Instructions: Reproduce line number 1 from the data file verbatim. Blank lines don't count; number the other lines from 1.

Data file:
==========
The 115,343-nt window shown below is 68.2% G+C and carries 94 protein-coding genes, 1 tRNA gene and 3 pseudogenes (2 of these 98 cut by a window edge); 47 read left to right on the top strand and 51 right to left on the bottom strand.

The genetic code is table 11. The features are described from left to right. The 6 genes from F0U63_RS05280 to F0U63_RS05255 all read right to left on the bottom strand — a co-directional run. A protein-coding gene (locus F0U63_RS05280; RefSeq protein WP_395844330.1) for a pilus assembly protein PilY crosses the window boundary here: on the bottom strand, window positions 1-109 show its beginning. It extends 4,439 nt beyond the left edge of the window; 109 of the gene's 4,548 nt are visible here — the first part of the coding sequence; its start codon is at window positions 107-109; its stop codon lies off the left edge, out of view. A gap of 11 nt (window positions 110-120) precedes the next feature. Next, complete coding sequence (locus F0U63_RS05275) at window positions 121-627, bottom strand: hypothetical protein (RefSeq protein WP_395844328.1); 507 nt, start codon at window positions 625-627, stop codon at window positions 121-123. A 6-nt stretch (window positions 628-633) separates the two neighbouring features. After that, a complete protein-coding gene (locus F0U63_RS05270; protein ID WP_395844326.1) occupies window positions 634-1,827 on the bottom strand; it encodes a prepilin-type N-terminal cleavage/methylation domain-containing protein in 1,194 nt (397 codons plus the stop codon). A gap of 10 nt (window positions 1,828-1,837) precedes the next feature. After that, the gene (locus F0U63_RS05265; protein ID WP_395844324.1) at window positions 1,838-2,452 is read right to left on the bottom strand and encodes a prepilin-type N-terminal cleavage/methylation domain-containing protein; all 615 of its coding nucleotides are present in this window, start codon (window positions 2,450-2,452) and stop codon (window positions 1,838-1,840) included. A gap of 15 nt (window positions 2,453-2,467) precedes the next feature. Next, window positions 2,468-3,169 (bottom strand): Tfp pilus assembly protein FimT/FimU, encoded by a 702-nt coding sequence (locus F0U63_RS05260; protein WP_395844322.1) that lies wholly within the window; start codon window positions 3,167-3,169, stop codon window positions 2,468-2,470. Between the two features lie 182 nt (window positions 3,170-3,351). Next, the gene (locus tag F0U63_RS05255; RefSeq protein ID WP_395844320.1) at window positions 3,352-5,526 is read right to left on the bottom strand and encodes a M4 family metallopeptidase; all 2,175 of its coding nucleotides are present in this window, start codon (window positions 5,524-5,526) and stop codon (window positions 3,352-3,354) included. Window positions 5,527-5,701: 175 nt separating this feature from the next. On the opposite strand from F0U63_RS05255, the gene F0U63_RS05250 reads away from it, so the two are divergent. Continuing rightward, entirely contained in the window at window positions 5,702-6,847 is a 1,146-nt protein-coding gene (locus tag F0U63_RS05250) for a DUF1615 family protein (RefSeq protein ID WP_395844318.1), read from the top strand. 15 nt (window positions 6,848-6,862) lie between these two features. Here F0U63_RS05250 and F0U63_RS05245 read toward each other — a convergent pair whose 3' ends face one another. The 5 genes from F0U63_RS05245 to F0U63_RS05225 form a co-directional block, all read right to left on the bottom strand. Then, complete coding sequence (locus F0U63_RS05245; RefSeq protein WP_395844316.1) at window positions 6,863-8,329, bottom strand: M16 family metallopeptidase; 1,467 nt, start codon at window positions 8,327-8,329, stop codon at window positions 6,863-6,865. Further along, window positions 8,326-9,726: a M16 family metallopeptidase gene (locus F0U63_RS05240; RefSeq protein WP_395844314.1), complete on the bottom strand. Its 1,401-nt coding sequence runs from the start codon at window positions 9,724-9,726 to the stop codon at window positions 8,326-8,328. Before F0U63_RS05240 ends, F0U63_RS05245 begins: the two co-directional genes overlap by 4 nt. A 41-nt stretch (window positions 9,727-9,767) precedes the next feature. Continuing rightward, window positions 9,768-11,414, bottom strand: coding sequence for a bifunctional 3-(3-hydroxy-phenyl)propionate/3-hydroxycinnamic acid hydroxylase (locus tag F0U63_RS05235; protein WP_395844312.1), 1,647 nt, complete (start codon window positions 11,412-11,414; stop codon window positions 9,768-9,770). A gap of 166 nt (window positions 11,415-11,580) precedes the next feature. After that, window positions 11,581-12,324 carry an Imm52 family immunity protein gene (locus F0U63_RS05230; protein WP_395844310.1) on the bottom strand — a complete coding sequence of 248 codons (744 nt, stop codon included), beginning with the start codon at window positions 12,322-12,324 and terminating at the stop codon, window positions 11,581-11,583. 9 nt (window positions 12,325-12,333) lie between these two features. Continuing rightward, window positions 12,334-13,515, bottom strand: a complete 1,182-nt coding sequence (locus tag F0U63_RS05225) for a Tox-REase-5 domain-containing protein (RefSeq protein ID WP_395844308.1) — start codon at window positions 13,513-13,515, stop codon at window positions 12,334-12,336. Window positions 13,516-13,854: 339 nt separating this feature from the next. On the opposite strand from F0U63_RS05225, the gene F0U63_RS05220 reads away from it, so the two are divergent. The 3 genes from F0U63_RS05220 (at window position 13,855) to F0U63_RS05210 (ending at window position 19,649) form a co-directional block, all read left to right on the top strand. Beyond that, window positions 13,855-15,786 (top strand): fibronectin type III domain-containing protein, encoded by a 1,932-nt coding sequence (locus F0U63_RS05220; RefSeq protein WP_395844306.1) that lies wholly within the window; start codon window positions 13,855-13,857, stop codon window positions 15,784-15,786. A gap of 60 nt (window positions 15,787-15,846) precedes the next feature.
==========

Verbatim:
The 115,343-nt window shown below is 68.2% G+C and carries 94 protein-coding genes, 1 tRNA gene and 3 pseudogenes (2 of these 98 cut by a window edge); 47 read left to right on the top strand and 51 right to left on the bottom strand.